Your guide to the tastiest foodie happenings going down this week. Bon appetit!
When Jake Godby and Sean Vahey opened Humphry Slocombe seven years ago, little did they know that their unique flavors (e.g., Jesus Juice Sorbet, Apple Coded Bacon, and their now famous Secret Breakfast), would garner worldwide attention, landing them in The New York Times and Vogue. We talked to the sweet treat-pushing duo about their favorite junk foods, future plans, lazy Sundays, and more.
7x7 asks the city's chefs for the recipes to their most loved cocktails, bar snacks, starters, mains, and desserts. If there's a dish you can't stop thinking about and want to make at home, email firstname.lastname@example.org. Your wish may end up on the blog, along with the actual recipe from the chef.
If you've only had Jake Godby's innovative ice cream at Humphry Slocombe, you're missing out. His cookies are buttery, soft, and packed with rich chocolate, perhaps my favorite in SF. Pour yourself a tall glass of milk, or indulge with a scoop of Secret Breakfast.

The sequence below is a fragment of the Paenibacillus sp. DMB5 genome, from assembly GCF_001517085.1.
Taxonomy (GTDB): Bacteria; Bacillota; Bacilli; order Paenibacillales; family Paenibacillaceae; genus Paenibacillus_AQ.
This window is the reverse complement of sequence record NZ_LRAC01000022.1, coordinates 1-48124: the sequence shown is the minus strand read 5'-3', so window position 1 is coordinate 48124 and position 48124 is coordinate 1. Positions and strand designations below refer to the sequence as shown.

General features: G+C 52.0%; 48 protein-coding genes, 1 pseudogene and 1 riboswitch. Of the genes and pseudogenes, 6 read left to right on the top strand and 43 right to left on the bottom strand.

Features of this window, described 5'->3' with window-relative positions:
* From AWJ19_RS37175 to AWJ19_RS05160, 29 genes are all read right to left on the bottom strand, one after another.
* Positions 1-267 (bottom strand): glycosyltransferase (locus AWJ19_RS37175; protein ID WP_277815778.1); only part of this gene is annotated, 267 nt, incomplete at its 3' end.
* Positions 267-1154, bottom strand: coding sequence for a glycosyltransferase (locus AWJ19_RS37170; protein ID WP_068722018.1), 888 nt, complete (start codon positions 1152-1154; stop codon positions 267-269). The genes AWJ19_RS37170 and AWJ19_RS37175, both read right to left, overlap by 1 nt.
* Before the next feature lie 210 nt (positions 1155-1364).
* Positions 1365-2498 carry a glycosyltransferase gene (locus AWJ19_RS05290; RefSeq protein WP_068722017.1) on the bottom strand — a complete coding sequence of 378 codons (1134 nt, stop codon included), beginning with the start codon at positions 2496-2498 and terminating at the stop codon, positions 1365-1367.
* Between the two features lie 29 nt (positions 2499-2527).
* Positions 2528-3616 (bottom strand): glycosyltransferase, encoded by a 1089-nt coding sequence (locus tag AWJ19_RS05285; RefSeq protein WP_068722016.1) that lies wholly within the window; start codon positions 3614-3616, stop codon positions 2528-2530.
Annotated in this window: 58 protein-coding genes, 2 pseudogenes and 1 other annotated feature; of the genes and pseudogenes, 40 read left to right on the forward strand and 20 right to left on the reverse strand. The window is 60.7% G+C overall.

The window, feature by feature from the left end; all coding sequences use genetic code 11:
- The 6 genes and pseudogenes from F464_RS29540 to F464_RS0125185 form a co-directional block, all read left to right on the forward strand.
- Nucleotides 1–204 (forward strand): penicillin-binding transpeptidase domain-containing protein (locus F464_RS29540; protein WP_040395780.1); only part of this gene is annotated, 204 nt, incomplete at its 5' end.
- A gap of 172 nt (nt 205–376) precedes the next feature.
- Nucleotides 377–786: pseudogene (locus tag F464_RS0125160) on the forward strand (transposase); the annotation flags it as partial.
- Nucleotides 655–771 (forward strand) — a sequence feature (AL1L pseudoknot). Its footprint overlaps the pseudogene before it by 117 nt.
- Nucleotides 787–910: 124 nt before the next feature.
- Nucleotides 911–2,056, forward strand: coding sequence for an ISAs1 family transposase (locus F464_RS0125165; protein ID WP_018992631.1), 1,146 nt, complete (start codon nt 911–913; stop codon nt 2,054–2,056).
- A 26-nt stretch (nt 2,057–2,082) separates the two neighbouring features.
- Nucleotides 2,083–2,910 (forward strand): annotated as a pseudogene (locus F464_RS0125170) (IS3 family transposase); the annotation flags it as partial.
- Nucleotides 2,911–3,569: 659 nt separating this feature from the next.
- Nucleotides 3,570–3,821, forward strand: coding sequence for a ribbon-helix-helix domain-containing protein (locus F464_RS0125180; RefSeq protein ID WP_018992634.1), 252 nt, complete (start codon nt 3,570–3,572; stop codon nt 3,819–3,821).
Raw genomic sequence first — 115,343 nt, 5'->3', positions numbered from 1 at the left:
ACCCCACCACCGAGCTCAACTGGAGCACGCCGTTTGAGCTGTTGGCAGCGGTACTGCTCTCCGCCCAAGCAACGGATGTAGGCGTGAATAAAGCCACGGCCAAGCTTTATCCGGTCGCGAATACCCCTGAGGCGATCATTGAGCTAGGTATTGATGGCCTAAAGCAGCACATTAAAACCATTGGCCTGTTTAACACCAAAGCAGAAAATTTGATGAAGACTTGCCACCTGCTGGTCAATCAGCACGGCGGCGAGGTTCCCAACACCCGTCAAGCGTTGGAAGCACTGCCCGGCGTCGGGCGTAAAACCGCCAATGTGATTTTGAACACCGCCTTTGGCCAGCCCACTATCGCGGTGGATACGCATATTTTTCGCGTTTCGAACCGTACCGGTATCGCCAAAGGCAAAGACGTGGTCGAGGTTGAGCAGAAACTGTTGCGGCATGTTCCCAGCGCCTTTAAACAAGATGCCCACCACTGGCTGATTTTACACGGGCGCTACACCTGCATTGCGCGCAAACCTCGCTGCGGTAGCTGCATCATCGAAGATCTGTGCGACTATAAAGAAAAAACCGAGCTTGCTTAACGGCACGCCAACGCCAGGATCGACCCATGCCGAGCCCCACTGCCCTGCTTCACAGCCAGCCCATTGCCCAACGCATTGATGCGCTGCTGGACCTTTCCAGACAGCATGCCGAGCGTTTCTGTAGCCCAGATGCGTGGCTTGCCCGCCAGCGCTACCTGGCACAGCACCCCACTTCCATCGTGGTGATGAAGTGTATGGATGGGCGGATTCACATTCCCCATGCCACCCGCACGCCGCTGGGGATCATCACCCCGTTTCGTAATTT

Makes 30 cookies
Elizabeth Weil's feature profile on pastry chef Jake Godby, the owner of the cultish ice cream shop Humphry Slocombe, came out in this Sunday's New York Times Magazine. As she is apt to do, Weil turned what I thought would be the expected, all-praise-wacky-ice-cream-flavors piece into an article that subtly presented a couple thoughtful ways to view SF's food world. She writes of Godby:
Being a consummate generalist, I’m in awe of specialists. You know—people who dive full bore into their subject or project and emerge with pure genius. Perhaps it’s a hopelessly wandering curiosity that plagues me, but I readily admit to not possessing this kind of attention span or drive. Whatever it is, I’m grateful to the specialists of our local food world for sharing the delicious outcome of their passions.